1960's, engines were producing more power and running more accessories.
And emissions became an issue. This created the need for better cooling.
One of the keys to better cooling was the development of the wax motor/reverse
poppet thermostat. Let's see how these work.
The core of the wax thermostat is the motor. Unlike the bellows thermostat, which used an expandable metal bellows filled with alcohol, the wax thermostat uses a rigid brass or copper cup filled with solid wax. Waxes can be blended with any desired temperature range and the motor sized to produce any needed level of force, opening point, and hysteresis. When heated, the wax melts and rapidly expands, acting against a rubber diaphragm, which in turn tranmits force to the pin. The pin is pushed out of the cup and reacts against the pin retainer, forcing the entire wax motor backwards. Wax motors in automotive thermostats typically have a stroke of 8mm.
The main poppet is permanently attached to the motor, so as the motor moves backwards, the flow path to the radiator is opened. The thermostat in the illustration is a bypass thermostat, which has poppets on either end. The bypass poppet closes the bypass passage as the main passage is opened (more about bypass systems in the next chapter.)
Wax motors have several advantages over bellows. The cup is perfectly rigid, and cannot be compressed. The wax is incompressible as well, whether in solid or liquid form. And since the poppet moves backwards against the direction of flow, there is no longer a problem of the poppet lifting in response to inertial forces. So pressure limitations are largely eliminated, allowing more aggressive water pumps and radiator caps to be used. This results in better water circulation and higher boiling points.
Point Elevation vs Pressure
This Youtube video shows how wax thermostats are manufacured:
I would be remiss to end this story without a little history. The wax thermostat was invented by Sergius Vernet. Vernet was born in Brooklyn and trained as an engineer at Pratt. Around 1930, he set up what we would now call an incubator company under the asupices of Antioch College in Yellow Springs, Ohio. Vernet was a prolific inventor who already had a long list of patents by 1930, including the reciprocating windshield wiper mechanism. As Vernay Patent Company, he filed his most important patent in 1934 (US Patent 2115501.) Most of the elements were there, although his selection of paradichlorobenzene (mothballs) as the powering substance seems a bit humorous in retrospect. While Vernet primarily operated as a patent licensor, he also spun off several operating companies in the area of thermal controls and rubber products. Several of these spinoffs survive to this day...Vernay Laboratories, which produces a broad range of flow control products, Rostra Vernatherm, which produces thermal controls for heavy duty applications, and Vernet (of France), which produces thermostats. "Vernatherm" has become a generic term for oil cooler thermal valves. While Vernatherm produced oil cooler thermostats during WWII, automotive uses for wax motors seem to have come much later. The earliest example I've found of a wax thermostat for automotive applications is this Fulton-Sylphon thermostat from a '55 Packard. The design still pretty close to Vernet's original 1934 patent. It's probable that the expiration of the patent unleashed a flood of development:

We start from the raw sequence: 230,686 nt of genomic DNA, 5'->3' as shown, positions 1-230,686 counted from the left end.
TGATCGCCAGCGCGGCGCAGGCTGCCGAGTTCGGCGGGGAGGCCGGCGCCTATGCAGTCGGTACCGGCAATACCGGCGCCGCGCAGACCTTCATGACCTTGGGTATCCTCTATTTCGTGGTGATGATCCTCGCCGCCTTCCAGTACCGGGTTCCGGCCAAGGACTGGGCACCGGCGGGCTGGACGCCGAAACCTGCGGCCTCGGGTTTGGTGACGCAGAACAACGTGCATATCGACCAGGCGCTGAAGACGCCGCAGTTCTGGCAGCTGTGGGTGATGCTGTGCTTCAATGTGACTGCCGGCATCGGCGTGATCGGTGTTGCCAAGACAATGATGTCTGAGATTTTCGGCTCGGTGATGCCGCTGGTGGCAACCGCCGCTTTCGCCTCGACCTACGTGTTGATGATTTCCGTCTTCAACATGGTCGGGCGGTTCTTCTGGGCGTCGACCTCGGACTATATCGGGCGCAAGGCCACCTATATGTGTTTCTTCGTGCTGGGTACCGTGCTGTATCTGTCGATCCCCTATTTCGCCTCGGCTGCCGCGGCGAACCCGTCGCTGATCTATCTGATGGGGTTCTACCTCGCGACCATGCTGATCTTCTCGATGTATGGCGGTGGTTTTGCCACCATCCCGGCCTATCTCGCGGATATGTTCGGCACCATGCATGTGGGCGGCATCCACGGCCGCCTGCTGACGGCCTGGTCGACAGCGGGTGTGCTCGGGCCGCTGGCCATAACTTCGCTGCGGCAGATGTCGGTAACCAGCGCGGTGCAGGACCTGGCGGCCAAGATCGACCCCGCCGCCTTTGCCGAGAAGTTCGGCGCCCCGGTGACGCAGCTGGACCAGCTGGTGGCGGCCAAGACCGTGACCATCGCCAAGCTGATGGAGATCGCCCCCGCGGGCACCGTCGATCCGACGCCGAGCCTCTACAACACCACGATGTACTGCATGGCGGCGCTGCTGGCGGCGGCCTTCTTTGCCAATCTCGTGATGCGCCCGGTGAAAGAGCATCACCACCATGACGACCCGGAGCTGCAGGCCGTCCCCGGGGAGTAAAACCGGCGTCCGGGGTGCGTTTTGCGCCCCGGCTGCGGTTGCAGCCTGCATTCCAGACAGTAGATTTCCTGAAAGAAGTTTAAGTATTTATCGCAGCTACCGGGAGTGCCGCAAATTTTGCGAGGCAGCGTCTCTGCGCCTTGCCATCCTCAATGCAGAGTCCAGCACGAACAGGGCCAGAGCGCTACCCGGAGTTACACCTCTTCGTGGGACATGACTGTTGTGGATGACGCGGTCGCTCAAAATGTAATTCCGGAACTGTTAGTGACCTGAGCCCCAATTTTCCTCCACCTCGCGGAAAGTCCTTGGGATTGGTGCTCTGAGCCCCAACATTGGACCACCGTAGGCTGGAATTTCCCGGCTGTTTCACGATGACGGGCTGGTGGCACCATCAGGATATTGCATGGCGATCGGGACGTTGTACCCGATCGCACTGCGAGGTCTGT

Copyright©2019 CoolCat Express Corp.